Badgers’ unselfish Kaminsky a skilled guard in a big man’s body

In two regular-season games, Wisconsin forward Frank Kaminsky leads the Badgers with eight total assists, while no other player on the team has more than five.

Mary Langenfeld/Mary Langenfeld-USA TODAY Sports

MADISON, Wis. — The 7-footer who plays like a guard was leading a fast break during Wisconsin’s exhibition game two weeks ago, when he spotted teammate Josh Gasser lining up for 3. Frank Kaminsky had decisions to make here. He could have pulled the ball out and set a half-court offense. He could have driven the length of the floor and fired up a quick shot for himself.

Instead, he did what always has come naturally. He created a shot for someone other than himself.

"He drove down and did like a 360 spin and threw it to me in the corner," Gasser said. "I was like, ‘I have to shoot this.’ Fortunately I knocked it down. Just plays like that, not many guys can make, especially his size. That just shows how incredible of a player he is."

Kaminsky has rightfully earned national acclaim entering the 2014-15 season for his scoring and rebounding ability — areas he led the Badgers in on the way to a Final Four appearance last season. But perhaps the most underrated element to Kaminsky’s game is a vision and passing ability that make him as complete of a player in college basketball.

As Kaminsky puts it: "If someone’s more open than myself, why not pass it to him? It’s just one of those things that comes with playing basketball for so long."

In two regular-season games, Kaminsky has continued to practice what he preaches. He leads the Badgers with eight total assists, while no other player on the team has more than five. It is a small sample size to be sure, but it also is indicative of the impact Kaminsky can have on a game without even shooting. His next chance to showcase those skills will come when No. 3 Wisconsin (2-0) plays host to Green Bay (1-0) at 8 p.m. Wednesday in the Kohl Center.

"I’ve always prided myself on not being what I call in basketball a black hole," Kaminsky said. "There’s always a black-hole player when you were growing up that you had on some team where you threw the ball to him and you knew it was never coming back. That was never going to be me. I don’t see that changing at all with the way I play and my personality on the court."

Badgers Mailbag

In many ways, Kaminsky serves as the antithesis of what people think a 7-foot basketball player should play like. He grew up handling the ball and playing guard and tries to convince teammates to let him play point guard during open gym sessions. He stood 6-foot-3 as a freshman at Benet Academy in Lisle, Ill., before undergoing two substantial growth spurts. The guard in Kaminsky, however, never left him.

As a high school senior, Kaminsky famously played point guard for a stretch of the season when teammate Dave Sobolewski, now a Northwestern guard, sustained an injury.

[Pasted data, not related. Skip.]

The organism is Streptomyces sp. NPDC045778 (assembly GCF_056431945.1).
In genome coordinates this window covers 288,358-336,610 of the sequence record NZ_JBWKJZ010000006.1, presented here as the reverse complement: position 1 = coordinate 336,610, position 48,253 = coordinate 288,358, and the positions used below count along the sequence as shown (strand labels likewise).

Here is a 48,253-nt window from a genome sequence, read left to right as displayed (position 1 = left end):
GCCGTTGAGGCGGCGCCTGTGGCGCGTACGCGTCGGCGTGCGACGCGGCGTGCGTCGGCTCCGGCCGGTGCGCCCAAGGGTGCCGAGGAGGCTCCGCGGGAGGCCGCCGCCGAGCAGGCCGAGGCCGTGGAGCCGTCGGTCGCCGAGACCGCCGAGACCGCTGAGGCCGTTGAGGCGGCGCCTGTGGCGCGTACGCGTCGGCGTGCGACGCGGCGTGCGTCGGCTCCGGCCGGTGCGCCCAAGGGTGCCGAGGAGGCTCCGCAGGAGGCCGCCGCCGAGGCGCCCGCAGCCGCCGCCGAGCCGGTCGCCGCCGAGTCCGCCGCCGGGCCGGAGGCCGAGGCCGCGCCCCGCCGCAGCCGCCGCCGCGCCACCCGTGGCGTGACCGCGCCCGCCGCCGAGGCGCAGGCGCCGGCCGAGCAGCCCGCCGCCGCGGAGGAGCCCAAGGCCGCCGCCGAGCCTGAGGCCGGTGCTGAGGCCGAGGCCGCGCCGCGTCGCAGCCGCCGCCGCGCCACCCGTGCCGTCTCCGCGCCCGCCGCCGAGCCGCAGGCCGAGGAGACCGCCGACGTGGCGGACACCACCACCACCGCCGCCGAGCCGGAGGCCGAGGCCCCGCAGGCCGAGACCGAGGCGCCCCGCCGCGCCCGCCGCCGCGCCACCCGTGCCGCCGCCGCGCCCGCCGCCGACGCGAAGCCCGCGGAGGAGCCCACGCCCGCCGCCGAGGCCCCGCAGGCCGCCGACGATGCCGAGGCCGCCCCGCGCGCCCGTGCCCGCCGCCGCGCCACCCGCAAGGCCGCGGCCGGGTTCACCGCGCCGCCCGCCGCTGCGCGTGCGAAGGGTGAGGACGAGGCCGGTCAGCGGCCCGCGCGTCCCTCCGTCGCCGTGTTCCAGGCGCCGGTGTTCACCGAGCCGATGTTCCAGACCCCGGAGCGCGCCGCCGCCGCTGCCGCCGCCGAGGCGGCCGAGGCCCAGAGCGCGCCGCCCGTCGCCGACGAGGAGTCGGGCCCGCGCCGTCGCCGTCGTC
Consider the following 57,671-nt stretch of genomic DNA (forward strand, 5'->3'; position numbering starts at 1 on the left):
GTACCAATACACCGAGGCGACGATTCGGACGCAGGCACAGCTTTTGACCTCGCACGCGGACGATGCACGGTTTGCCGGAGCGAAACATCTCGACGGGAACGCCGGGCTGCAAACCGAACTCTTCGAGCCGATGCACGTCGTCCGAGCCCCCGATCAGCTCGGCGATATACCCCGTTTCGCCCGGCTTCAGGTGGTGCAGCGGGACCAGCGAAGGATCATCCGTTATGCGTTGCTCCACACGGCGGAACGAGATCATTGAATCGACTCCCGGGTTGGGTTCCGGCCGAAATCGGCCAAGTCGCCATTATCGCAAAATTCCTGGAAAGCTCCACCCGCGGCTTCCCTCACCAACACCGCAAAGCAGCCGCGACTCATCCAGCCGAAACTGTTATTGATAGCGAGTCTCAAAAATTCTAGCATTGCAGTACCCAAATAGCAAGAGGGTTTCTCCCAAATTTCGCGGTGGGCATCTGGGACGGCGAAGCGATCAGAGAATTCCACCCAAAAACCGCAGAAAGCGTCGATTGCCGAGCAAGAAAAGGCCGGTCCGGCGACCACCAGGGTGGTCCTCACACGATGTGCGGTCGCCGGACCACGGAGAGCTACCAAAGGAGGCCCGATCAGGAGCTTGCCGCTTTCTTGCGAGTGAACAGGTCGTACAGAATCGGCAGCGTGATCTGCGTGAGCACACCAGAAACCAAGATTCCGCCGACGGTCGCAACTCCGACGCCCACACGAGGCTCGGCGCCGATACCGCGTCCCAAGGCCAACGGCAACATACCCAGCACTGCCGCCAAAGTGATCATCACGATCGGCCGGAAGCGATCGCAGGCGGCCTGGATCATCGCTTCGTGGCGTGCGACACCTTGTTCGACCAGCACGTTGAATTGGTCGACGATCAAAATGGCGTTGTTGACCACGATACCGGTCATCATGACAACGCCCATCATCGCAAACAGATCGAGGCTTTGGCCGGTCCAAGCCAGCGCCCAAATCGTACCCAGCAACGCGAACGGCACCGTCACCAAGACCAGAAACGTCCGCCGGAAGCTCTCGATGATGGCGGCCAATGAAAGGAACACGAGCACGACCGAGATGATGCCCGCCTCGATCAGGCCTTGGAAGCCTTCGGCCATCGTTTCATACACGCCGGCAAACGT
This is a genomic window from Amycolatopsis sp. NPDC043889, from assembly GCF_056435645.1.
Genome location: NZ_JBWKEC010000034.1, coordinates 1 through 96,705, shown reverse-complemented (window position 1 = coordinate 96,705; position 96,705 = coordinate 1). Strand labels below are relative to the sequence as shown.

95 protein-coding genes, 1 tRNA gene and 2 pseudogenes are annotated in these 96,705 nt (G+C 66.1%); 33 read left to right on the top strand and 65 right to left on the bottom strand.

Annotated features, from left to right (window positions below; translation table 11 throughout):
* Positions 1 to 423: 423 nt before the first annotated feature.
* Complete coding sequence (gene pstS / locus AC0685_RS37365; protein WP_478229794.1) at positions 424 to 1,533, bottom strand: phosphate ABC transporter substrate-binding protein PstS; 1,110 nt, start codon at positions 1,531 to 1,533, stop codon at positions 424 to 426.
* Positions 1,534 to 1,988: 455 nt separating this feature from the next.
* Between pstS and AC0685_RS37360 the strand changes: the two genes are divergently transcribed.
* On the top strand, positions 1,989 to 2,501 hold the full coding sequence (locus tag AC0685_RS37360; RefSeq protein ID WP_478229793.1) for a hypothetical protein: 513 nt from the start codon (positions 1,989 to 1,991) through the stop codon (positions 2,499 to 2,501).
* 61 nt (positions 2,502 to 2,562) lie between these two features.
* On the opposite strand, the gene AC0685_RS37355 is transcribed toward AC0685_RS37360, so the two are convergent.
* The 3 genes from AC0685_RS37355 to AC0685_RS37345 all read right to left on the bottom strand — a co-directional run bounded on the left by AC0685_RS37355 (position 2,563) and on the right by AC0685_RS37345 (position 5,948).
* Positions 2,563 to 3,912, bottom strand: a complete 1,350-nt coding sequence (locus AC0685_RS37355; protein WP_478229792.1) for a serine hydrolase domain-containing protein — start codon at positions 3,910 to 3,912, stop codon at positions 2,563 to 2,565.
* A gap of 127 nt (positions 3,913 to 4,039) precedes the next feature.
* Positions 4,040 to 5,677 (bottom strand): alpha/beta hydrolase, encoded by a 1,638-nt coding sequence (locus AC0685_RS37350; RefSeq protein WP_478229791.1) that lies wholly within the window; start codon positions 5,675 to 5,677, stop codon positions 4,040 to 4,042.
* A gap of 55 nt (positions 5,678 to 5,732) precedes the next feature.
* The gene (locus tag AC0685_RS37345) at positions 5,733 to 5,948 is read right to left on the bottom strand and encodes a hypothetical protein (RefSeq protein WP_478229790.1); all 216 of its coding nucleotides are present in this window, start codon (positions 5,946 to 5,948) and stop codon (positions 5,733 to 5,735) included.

"I was never really a true point guard," Kaminsky said. "But you can see it sometimes. I get the rebound and then just bring the ball up myself, kind of wave people off like, ‘No, I got it.’ Senior year was pretty much the only year I was like a set point guard."

Kaminsky has perfectly melded the skill sets of a center and a guard — someone who is tall enough to see over defenders and cerebral enough to keep his head up while dribbling. The combination has led to some impressive passing statistics during his Wisconsin career.

He began the season with 85 assists and 58 turnovers — an assist-to-turnovers ratio of 1.68. That mark would be impressive for anybody, but it is especially impressive for a big man. Consider that Badgers point guard Traevon Jackson’s career assists-to-turnovers ratio entering the season was 1.64.

Badgers assistant coach Greg Gard said Kaminsky’s talent had fit in well with a Wisconsin system that allows big men to roam free on the perimeter, to space the floor and to look for teammates. Kaminsky’s growth, Gard said, also has been reversed from a more traditional big man who first learns how to play with his back to the basket and extends his game.

Kaminsky, on the other hand, was a perimeter player and passer who then needed to learn how to play inside. Now that he has added strength and grasped how to do both well, he’s as good as anybody in the game.

"I would say he’s as complete as any big guy we’ve had," Gard said. "That would be the best way to describe it. There’s not a whole lot of holes in his game, especially from an offensive standpoint. He can hurt you in a lot of ways."

These days, Kaminsky is a known commodity, and opposing defenses will game-plan to stop him. He is the Big Ten’s preseason player of the year and recently was voted as ESPN.com’s No. 1 player in college basketball. The recognition only means Kaminsky will have more opportunities to find teammates and space the floor.

Photo Gallery

Take, for example, a lane-line lob Kaminsky threw to Badgers forward Sam Dekker during Wisconsin’s 89-45 victory against Chattanooga on Sunday. Dekker stood guarded under the right side of the basket but managed to convert the pass into an alley-oop layup.

"That one was tough," Dekker said. "He threw it. I don’t know why he threw it. I wasn’t really open, but he put it in a spot where it kind of had to be. And then he knew that a lot of times I can finish those. That was a good play."

With an entire senior season ahead of him, expect many more well-placed passes from Kaminsky, the unselfish guard in a big man’s body.

"He brings the full package to the table and it’s fun to play with him because he sees you and finds me especially on a lot of back cuts," Dekker said. "He prides himself on his passing, and it definitely helps us out that he can space the floor and see over defenders and create angles for us."

Follow Jesse Temple on Twitter